Welcome to the Kansas NSF EPSCoR (KNE) news and announcements blog. Stay up-to-date with all the happenings, discoveries, events and funding opportunities associated with KNE. Enter your email in the "Follow by email" box below an to the right to stay notified of new posts. Feel free to leave comments.

Friday, January 15, 2016

Kansas EPSCoR Climate and Energy Exhibit travels to the Courtland Art Center

The Courtland Art Center in Courtland Kansas is featuring the Kansas NSF EPSCoR research exhibit on renewable energy and climate change.  The EPSCoR exhibit is titled Kansas: Climate and Energy Central, which is the central theme of the major research initiative, Climate Change and Energy: Basic Science, Impacts and Mitigation.

This traveling exhibit showcases the research of Kansas scientists who worked together to address the challenges Kansas faces in the areas of renewable energy and climate change. The key components of the research exhibit are broken down into four modular displays. These modular displays focus on the exploration of following research themes:
  1. Farmscapes examines Kansas farmer’s land practices and the impact of their choices
  2. Climate Science presents locally collected data and illustrates how climate trends are defined, compared and used to make future decisions. 
  3. Energy explores better ways to use the sun’s energy, examines the potential of protein based solar cells and investigates the role of nanotechnology
  4. Pathways explains how Native American traditions can be utilized to create a balanced relationship with nature.
The exhibit will be featured at the Courtland Art Center from now through February 29, 2016. Arrangements to visit the exhibit can be made by calling 785-527-0941 or emailing nick@jenrusfreelance.com. 
This exhibit originated with the Flint Hills Discovery Center museum in Manhattan, KS. 

Special thanks for developing this exceptional community outreach project goes to the team of Kansas EPSCoR scientists and faculty: Dietrich Earnhart, Department of Economics, University of Kansas; Charles W. Rice, Department of Agronomy, Kansas State University; Judy Wu, Department of Physics, University of Kansas; Joane Nagel, Department of Sociology, University of Kansas; and Dan Wildcat, American Indian Studies, Haskell Indian Nations University along with Chuck Regier and Joel Gaeddert of the Flint Hills Design company.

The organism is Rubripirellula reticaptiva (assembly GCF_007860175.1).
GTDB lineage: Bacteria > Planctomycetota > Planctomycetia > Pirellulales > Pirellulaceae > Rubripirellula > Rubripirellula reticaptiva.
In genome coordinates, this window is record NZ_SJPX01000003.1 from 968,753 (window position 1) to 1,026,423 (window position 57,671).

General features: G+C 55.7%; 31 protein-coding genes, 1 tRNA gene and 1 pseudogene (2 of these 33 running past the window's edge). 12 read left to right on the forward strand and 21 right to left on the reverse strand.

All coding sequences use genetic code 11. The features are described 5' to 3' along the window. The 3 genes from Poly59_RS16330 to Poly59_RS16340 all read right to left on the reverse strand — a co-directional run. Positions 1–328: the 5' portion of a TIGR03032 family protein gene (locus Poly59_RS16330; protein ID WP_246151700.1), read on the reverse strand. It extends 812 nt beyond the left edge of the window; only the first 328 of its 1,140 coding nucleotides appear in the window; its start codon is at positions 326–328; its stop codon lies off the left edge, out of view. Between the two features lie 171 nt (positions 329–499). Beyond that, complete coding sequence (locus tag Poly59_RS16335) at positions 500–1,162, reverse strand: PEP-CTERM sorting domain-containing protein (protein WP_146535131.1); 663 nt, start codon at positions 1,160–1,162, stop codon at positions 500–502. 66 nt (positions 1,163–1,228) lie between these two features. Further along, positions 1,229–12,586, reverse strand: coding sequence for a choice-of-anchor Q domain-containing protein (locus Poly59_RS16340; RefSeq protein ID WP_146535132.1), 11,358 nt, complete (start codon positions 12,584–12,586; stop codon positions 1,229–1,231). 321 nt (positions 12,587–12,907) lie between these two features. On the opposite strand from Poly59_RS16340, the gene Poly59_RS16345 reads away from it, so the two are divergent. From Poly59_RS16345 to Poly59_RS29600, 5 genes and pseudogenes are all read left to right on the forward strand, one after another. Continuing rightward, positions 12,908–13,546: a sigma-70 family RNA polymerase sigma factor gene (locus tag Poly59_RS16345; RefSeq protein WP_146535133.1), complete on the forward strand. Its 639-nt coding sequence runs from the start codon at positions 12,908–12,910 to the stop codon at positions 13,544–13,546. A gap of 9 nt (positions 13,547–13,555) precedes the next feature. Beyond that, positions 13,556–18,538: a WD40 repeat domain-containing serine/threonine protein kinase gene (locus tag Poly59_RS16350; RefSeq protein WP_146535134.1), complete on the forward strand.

Learn more about this exhibit here:  http://courtlandarts.com/blog/2016/1/climate-science-exhibit

Wednesday, January 6, 2016

2015-2016 Kansas EPSCoR First Awards Announced

Kansas NSF EPSCoR provides funding support for Kansas to build its research capacity and competitiveness in science and technology. One mechanism utilized to provide this support is the Kansas NSF EPSCoR First Award program. This program is designed to assist early career faculty with becoming more competitive for funding from the research directorates at the National Science Foundation by: 1) encouraging early career faculty to submit proposals to the NSF (or other federal funding agency) as soon as possible after their first faculty appointment, and 2) by accelerating the pace of their research and the quality of their subsequent proposals. 

For the 2015-2016 academic year, Kansas NSF EPSCoR honored six faculty members from across the state with First Award grants in the areas of Climate and Energy Research or Atomic/Molecular/Optical Science. The researchers and  their projects that were awarded the Kansas NSF EPSCoR funding are:

Placidus Amama
Assistant Professor 
Chemical Engineering
Kansas State University

Nanocarbon Hybrid Structures for Fast and Reversible Lithium Ion Storage